The Most Horrible Plane Crosswind Landing In The World
In aviation, a crosswind landing is a landing maneuver in which a significant component of the prevailing wind is perpendicular to the runway center line.
Aircraft in flight are subject to the direction of the winds in which the aircraft is operating. For example, an aircraft in flight that is pointed directly north along its longitudinal axis will, generally, fly in that northerly direction. However, if there is a west wind, the actual track of the aircraft will be slightly to the east of north. If the aircraft was landing north on a north-south runway, it would need to compensate for this easterly drift caused by the west crosswind.
In situations where a crosswind is present, the aircraft will drift laterally as it approaches the runway. This drift poses significant safety issues because safe operation of the undercarriage requires the body and track of the aircraft to be aligned with the runway at touch down. The landing gear designs of the "pioneer era" 1909 Bleriot XI, and the much later Cold War B-52 strategic jet heavy bomber, were designed and each built with an unusual feature to counteract the problem: with the B-52, all four of its landing gear bogies could be steered, allowing the aircraft to land with the wheels facing the direction of travel even if the nose was not pointed in the same direction. The Bleriot XI had pivoting main gear legs, which passively allowed the main gear wheels to castor together about each of their vertical axes as a unit to allow small-angle crosswind landings, with bungee-cord loaded rigging members between the lower ends of the main wheel forks, to bring the wheels back to a "directly-ahead" orientation after touchdown.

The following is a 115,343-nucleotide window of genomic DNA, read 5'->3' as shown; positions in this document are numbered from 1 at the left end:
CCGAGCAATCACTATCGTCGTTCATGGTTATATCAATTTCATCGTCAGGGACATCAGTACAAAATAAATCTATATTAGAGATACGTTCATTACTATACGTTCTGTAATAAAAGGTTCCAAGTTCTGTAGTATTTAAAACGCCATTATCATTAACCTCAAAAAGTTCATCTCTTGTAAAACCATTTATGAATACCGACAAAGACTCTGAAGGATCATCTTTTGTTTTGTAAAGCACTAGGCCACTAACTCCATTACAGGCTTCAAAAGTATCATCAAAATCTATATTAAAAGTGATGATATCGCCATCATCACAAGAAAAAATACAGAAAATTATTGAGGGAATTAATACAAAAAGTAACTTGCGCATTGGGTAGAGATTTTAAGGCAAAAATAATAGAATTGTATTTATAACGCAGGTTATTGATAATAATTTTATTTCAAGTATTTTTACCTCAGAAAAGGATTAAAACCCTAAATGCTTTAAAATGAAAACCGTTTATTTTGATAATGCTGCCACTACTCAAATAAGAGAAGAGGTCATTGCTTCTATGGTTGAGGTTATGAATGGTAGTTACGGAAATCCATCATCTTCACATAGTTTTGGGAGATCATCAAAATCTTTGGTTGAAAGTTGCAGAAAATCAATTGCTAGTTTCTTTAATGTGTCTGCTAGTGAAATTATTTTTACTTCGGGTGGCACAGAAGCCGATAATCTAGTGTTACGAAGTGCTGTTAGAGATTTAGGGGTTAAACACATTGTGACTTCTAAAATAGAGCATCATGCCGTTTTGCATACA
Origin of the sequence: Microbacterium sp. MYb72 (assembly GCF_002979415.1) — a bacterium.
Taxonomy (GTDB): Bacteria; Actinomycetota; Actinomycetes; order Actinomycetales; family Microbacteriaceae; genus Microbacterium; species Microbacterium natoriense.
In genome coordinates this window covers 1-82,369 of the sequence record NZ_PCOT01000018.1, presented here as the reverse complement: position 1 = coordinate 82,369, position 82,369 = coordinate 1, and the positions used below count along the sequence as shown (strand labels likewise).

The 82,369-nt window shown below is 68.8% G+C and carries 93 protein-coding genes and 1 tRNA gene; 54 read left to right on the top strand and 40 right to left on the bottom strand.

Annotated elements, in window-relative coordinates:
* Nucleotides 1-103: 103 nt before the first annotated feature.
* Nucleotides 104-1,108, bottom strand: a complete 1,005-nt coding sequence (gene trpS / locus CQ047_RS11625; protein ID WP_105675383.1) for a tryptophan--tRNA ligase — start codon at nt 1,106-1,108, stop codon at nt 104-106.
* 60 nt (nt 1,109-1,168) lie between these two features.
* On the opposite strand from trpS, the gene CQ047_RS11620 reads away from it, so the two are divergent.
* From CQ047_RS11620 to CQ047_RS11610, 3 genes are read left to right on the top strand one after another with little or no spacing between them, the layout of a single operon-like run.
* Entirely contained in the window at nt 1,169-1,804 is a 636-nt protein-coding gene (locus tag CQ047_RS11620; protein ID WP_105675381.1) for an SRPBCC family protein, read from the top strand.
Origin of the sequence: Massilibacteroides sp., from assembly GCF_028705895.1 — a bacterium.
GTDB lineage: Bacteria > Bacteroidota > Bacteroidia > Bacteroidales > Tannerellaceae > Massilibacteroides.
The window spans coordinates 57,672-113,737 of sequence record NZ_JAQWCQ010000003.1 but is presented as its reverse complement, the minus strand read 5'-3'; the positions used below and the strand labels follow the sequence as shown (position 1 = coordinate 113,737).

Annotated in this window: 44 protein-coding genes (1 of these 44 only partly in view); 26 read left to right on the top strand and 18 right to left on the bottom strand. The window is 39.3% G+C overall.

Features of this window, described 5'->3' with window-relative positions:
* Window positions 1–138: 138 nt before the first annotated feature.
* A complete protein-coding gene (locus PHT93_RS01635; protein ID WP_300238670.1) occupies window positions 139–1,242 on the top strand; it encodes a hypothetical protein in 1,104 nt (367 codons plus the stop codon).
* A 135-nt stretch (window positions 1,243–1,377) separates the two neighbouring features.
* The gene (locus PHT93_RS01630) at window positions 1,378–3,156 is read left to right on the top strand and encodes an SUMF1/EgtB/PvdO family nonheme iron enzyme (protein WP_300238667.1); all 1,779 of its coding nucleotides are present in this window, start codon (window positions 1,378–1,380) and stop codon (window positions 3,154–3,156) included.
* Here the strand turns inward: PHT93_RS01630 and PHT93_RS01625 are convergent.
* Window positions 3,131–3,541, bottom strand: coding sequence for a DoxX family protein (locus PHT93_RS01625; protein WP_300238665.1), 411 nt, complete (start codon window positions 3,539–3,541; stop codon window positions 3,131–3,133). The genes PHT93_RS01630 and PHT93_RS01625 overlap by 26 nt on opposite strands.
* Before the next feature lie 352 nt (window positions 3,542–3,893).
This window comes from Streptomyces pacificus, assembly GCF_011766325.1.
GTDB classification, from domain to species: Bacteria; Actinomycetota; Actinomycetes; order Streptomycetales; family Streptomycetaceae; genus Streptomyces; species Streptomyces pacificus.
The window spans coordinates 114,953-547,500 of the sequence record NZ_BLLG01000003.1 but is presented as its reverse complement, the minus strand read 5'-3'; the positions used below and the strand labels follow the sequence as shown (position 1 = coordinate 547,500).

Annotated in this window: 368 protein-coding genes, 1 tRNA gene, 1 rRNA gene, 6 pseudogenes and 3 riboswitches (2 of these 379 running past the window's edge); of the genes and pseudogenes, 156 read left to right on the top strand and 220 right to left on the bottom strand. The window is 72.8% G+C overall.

If the crosswind landing is not executed safely, the aircraft may experience wingstrike, where a wing hits the runway.
The following guidelines are advised by Boeing for a crosswind landing. These guidelines assume steady wind (no gusting). These winds are measured at 10 m (33 feet) tower height for a runway 45 m (148 feet) in width. Basically, there are 3 landing techniques which may be used to correct for cross winds: de-crab, crab, and sideslip.
The objective of this technique is to maintain wings level and the aircraft position near the runway centerline during approach. The nose points into the wind so that the aircraft approaches the runway slightly skewed with respect to the runway centerline (crabbing). This gives the impression of approaching the runway flying sideways, which can be disorienting for the pilot. Position is maintained by balancing the crosswind component, or more accurately the drag force arising from it, with engine thrust. Wings are maintained level throughout the approach. Just before the flare, opposite rudder (downwind rudder) is applied to eliminate the crab, with a simultaneous application of opposite aileron to maintain a wings-level attitude, so that at touch down, the body, velocity vector, and bank angle are all aligned with the runway, and the aircraft is positioned near the center.